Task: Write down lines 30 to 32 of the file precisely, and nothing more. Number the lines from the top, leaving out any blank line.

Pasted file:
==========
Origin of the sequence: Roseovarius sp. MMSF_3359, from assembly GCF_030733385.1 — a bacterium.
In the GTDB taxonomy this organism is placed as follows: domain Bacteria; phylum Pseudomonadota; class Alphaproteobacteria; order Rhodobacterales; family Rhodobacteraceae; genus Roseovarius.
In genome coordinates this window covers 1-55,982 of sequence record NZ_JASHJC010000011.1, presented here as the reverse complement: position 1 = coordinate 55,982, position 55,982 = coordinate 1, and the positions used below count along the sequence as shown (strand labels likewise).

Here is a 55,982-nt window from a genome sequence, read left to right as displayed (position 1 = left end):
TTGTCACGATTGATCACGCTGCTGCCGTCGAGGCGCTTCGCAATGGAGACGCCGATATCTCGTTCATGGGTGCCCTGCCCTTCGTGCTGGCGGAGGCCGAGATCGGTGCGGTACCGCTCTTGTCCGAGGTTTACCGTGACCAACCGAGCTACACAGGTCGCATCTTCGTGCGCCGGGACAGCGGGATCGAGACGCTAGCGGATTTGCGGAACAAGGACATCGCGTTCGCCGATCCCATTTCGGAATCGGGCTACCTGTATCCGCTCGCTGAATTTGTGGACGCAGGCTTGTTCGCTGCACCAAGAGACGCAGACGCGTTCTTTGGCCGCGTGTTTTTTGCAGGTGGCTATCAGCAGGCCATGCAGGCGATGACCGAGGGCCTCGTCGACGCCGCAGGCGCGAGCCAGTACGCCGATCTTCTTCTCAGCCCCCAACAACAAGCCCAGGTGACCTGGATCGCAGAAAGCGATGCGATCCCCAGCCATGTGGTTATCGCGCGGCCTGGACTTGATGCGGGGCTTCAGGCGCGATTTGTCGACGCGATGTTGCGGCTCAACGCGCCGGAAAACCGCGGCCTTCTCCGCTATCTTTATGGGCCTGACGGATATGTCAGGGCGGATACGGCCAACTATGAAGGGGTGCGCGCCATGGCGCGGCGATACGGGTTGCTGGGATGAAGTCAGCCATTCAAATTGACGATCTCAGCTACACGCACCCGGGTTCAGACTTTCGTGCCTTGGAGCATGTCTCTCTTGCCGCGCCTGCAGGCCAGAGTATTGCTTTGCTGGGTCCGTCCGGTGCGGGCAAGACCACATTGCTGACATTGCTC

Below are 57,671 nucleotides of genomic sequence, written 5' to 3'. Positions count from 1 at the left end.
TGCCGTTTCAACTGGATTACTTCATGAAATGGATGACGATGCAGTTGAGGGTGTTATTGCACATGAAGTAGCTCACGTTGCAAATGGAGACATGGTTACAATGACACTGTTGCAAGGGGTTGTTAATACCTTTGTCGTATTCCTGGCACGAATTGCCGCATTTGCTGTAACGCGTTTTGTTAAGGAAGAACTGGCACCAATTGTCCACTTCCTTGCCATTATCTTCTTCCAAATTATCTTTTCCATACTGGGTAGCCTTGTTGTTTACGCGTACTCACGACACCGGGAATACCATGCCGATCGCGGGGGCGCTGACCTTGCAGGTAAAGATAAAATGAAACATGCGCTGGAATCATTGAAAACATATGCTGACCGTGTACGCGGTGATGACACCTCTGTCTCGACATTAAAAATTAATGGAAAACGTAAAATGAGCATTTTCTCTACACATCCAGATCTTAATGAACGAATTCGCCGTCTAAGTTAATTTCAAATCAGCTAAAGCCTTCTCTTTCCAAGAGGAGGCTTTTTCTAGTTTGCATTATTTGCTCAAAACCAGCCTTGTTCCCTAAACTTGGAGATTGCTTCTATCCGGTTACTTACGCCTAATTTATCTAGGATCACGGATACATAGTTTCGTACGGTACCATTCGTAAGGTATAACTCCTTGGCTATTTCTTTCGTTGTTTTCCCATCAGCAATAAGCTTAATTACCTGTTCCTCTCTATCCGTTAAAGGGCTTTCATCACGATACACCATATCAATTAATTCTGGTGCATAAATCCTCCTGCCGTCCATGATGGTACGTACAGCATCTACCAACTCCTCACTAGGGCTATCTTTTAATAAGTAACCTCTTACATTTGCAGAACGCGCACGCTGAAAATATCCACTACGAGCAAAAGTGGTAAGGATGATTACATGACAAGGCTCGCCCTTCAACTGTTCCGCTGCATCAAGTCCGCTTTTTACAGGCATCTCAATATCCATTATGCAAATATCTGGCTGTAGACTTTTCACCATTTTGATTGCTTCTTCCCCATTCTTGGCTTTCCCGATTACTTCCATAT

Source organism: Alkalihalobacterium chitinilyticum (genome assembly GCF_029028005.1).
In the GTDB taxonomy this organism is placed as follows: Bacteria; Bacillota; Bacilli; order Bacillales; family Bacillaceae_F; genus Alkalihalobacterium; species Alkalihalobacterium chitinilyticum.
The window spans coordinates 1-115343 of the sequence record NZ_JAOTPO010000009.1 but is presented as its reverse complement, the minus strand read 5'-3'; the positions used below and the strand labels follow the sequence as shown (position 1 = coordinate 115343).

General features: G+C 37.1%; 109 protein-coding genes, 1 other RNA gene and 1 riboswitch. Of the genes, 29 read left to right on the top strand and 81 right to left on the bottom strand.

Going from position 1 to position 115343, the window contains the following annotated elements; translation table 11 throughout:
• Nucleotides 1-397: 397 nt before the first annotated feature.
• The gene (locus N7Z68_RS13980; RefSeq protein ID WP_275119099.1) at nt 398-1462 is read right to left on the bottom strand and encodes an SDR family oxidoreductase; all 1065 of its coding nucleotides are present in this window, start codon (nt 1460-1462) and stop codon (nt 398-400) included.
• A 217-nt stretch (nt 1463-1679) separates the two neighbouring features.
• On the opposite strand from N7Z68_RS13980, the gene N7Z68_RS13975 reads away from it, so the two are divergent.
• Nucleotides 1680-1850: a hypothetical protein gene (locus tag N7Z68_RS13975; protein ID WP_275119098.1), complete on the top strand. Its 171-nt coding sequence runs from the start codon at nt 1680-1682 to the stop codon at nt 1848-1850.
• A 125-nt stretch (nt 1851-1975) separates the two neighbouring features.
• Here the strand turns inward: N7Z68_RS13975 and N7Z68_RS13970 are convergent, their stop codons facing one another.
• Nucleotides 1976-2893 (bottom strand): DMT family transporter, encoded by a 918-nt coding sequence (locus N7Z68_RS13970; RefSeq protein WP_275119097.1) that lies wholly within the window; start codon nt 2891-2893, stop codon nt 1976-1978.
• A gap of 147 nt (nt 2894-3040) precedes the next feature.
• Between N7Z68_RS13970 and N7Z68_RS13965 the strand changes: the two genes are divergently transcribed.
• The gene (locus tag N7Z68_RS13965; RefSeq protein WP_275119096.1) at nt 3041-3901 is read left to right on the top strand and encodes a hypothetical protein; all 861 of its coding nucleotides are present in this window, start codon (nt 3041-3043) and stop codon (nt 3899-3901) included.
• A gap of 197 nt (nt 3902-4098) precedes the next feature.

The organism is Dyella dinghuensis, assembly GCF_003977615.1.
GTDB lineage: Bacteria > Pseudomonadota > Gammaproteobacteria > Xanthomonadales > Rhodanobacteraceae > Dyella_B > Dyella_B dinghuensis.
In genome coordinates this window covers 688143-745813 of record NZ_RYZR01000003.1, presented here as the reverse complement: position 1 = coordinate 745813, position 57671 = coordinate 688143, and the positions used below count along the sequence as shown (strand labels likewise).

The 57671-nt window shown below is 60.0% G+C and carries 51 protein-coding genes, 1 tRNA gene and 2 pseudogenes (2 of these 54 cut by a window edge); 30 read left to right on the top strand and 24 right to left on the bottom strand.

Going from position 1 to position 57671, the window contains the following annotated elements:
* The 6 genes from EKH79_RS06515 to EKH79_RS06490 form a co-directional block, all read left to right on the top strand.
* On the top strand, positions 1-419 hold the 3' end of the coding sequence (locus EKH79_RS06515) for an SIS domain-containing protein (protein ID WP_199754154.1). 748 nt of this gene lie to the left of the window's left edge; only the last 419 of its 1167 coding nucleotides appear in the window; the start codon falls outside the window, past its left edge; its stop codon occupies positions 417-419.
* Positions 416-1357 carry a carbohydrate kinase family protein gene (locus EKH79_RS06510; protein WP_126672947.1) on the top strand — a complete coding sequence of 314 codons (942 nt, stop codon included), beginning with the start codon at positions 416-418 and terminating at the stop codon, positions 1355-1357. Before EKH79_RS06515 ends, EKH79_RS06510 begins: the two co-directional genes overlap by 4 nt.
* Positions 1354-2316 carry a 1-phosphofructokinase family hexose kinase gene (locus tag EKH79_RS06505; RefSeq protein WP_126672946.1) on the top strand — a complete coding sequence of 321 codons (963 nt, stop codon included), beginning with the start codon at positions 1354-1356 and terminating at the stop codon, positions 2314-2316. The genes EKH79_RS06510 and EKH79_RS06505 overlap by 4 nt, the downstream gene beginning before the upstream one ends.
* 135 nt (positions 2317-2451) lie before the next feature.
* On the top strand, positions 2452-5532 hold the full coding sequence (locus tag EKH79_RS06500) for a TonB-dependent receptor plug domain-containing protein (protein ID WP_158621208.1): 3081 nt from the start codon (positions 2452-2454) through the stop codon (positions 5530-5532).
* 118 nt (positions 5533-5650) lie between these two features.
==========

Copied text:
* The 6 genes from EKH79_RS06515 to EKH79_RS06490 form a co-directional block, all read left to right on the top strand.
* On the top strand, positions 1-419 hold the 3' end of the coding sequence (locus EKH79_RS06515) for an SIS domain-containing protein (protein ID WP_199754154.1). 748 nt of this gene lie to the left of the window's left edge; only the last 419 of its 1167 coding nucleotides appear in the window; the start codon falls outside the window, past its left edge; its stop codon occupies positions 417-419.
* Positions 416-1357 carry a carbohydrate kinase family protein gene (locus EKH79_RS06510; protein WP_126672947.1) on the top strand — a complete coding sequence of 314 codons (942 nt, stop codon included), beginning with the start codon at positions 416-418 and terminating at the stop codon, positions 1355-1357. Before EKH79_RS06515 ends, EKH79_RS06510 begins: the two co-directional genes overlap by 4 nt.